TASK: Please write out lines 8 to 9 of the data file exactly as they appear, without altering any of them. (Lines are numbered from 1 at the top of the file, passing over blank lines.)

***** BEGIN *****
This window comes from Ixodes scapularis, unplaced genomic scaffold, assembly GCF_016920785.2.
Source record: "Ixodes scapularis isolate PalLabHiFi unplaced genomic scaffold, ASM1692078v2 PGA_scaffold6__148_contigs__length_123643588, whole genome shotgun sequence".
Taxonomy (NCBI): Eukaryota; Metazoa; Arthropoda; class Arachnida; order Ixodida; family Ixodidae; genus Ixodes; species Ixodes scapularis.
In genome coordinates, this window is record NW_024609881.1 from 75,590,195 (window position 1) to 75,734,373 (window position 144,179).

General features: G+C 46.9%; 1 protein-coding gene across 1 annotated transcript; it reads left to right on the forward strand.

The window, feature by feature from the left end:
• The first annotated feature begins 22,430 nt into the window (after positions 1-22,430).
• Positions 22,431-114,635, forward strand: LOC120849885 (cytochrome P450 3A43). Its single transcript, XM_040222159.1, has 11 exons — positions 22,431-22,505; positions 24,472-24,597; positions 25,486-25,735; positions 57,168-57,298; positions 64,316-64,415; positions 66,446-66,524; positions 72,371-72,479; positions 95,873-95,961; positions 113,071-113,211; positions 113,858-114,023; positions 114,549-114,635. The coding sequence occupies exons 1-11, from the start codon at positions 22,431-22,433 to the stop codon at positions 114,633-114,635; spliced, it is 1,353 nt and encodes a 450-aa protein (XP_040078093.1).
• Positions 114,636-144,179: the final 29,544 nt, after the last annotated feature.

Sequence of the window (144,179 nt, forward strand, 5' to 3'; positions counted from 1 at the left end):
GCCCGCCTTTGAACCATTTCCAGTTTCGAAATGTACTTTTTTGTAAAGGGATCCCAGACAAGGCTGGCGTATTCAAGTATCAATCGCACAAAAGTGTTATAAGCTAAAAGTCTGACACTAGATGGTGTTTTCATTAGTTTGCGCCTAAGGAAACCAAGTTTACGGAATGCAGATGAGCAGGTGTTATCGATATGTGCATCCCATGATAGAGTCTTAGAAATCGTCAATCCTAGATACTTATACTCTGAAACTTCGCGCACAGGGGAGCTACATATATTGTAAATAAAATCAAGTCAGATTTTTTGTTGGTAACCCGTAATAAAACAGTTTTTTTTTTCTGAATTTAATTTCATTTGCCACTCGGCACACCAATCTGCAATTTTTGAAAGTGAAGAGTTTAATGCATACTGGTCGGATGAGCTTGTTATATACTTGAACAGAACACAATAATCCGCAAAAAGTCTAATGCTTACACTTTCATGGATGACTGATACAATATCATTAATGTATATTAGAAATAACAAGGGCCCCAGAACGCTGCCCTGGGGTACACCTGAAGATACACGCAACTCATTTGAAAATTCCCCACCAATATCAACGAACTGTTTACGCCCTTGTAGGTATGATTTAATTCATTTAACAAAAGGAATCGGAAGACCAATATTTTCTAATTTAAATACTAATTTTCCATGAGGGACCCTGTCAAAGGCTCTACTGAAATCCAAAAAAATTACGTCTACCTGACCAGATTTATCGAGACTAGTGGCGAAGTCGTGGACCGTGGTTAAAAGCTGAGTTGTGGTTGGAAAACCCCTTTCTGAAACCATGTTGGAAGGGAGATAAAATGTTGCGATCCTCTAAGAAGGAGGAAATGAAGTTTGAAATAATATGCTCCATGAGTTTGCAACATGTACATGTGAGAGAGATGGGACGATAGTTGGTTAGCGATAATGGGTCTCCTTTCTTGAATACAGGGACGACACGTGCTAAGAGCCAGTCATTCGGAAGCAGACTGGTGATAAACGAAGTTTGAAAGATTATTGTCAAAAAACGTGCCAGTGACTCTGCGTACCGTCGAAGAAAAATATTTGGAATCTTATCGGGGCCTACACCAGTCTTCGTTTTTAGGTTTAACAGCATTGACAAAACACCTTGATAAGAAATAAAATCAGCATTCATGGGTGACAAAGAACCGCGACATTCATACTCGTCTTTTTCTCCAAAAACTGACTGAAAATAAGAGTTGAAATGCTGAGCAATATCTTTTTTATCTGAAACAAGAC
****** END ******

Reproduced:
• Positions 22,431-114,635, forward strand: LOC120849885 (cytochrome P450 3A43). Its single transcript, XM_040222159.1, has 11 exons — positions 22,431-22,505; positions 24,472-24,597; positions 25,486-25,735; positions 57,168-57,298; positions 64,316-64,415; positions 66,446-66,524; positions 72,371-72,479; positions 95,873-95,961; positions 113,071-113,211; positions 113,858-114,023; positions 114,549-114,635. The coding sequence occupies exons 1-11, from the start codon at positions 22,431-22,433 to the stop codon at positions 114,633-114,635; spliced, it is 1,353 nt and encodes a 450-aa protein (XP_040078093.1).
• Positions 114,636-144,179: the final 29,544 nt, after the last annotated feature.